Kimberly Servello's Embroidery Blog

Kimberly Servello - Pattern Drawer and Embroideress

Wednesday, June 29, 2011

Sir Christopher Hatton's Shirt

Being the story of how Sir Christopher Hatton's shirt came to be in my closet.....
Long ago and far away, before the invention of the internet, I found a super bargain on Brooks Brothers' clearance rack- a very fine Irish Linen shirt.   I took the shirt home and carefully tucked it away.  I had plans for it, but it took 7 more years for events to take place making it possible for my plans to come to pass....


It had all started ( even further ago and longer away) with a book.  Blackwork by Mary Gostelow.  In this book is a very faded picture of a portrait of Sir Christopher Hatton, painted in 1589.   I've included a much clearer pic here, from the National Portrait Gallery in London.  Hatton is wearing a smock with pomegranates and flowers embroidered on the cuffs and collar.  I fell in love with the design but it was nearly impossible to get a feel for the entire design from the copy in Gostelow's book because it was so faded.
 I was also working under the misunderstanding that all linear blackwork is reversible and counted.  So I was trying to chart a reversible, counted version of the design, and failing miserably because it needed to be done in surface embroidery to get the smoothly curving lines.  In 2002 I took a class from Catherine Jordan that opened my eyes to the fact that all linear blackwork isn't necessarily counted or reversible.   


Then a few years later, the internet had progressed enough that museums began to include "zoomable" versions of portraits on the internet. 


At last  I had all the knowledge and tools I needed to create my shirt.


Embroidery worked in DMC 6 stranded cotton, using one strand.  Stitch used is Outline.



4 comments:

  1. Do you know Liadin? She's a Blackwork er, worker. Just finishing putting out a series of design. Very floral sort of blackwork (which I prefer to the more geometric sort). She's a lovely lady and would love to meet you and share images of your work. http://practical-blackwork.blogspot.com/

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  2. I hope this is the right venue to respond to your comments. I don't see a place under your comment titled "respond". Hopefully you'll see my comments...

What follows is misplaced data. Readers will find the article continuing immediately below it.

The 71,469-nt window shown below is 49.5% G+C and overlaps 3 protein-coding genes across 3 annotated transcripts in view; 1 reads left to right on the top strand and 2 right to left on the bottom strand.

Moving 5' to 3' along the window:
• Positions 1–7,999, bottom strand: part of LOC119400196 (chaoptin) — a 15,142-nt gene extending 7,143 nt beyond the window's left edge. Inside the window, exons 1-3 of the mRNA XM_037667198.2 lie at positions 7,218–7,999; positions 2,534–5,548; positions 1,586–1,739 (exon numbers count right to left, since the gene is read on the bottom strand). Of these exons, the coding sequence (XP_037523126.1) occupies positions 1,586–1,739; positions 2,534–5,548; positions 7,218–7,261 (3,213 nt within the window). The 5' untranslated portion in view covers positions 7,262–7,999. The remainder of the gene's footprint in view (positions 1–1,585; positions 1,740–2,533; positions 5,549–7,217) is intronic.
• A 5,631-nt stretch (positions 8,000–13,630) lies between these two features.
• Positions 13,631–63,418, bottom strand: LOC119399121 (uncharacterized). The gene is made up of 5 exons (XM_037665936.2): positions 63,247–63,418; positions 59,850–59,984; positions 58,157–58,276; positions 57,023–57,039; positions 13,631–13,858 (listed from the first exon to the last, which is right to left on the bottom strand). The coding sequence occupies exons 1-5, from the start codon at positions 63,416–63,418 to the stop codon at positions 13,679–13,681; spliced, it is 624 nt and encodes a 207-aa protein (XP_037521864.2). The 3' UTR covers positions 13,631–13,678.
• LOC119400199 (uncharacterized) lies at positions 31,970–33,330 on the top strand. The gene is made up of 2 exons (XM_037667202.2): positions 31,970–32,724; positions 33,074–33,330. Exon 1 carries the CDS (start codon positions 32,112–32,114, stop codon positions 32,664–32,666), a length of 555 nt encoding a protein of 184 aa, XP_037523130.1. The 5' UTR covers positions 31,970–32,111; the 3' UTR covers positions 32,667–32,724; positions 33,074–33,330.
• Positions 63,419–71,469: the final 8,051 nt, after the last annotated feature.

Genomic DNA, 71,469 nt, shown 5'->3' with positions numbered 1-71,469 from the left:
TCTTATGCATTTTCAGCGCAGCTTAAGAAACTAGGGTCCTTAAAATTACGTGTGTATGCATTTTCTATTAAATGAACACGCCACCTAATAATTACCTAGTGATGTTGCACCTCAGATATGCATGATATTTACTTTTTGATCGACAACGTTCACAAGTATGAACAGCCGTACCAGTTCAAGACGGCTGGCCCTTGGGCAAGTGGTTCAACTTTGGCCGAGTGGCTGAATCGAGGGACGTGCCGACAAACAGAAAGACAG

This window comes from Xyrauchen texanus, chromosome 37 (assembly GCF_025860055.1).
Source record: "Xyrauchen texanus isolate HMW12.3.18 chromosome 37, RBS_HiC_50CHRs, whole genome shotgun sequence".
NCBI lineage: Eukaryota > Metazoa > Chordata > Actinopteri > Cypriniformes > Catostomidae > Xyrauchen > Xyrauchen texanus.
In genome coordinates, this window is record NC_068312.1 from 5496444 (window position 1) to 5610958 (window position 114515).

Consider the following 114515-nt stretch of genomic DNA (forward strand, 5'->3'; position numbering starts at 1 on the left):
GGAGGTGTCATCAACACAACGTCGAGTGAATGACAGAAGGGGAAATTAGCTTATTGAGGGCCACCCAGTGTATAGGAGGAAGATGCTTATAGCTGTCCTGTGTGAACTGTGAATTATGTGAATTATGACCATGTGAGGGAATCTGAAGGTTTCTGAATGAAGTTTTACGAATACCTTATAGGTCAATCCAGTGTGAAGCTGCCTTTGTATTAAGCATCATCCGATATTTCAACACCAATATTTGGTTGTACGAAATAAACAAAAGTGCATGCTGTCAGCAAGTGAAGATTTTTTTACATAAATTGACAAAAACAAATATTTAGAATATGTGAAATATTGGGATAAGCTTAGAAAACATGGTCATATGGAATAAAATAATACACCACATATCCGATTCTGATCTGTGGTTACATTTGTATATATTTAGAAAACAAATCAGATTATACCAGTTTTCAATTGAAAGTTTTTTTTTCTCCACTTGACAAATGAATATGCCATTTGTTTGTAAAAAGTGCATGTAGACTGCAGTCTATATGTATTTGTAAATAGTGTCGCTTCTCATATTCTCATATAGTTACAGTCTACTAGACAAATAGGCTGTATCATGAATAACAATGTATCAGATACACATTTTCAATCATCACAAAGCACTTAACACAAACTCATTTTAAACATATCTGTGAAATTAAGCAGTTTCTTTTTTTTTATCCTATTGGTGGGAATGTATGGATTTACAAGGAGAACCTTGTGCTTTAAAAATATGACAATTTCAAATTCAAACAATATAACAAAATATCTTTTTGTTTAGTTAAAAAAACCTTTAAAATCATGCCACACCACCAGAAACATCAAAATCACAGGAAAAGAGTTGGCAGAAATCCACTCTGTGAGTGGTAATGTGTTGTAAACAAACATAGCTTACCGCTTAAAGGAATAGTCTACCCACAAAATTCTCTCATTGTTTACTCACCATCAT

I don't know Liadin, but will check out her site. I also prefer the floral blackwork.

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  3. This is a beautiful shirt, Kimberly! I love the sweeping floral blackwork -- and have had many an argument with some costumers about the fact that all blackwork does NOT have to be counted or reversible! :)

    Years ago, I was able to see a beautiful, apparently counted, blackwork sampler that Linn Skinner brought to a class. It not only wasn't counted, it was an experiment by her to see if she could reproduce the look using an embroidery machine. All the stitches hit the holes in the linen, and until you looked at the back it looked like someone had stitched it. (Scary for those of us who love to do the stitching!)

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  4. Hi Romilly - you're right, Linn's sampler is scary! It might explain some counted-looking blackwork clothing I've seen out there, though. (Not by SCA people, this was inexpensive but looked stitched).

    I saw a piece at the MET museum in NYC that was 16th century counted and looked like it should have been reversible, but wasn't, so that was enough proof to me that the old pieces weren't always reversible.

    Thanks for your interest!

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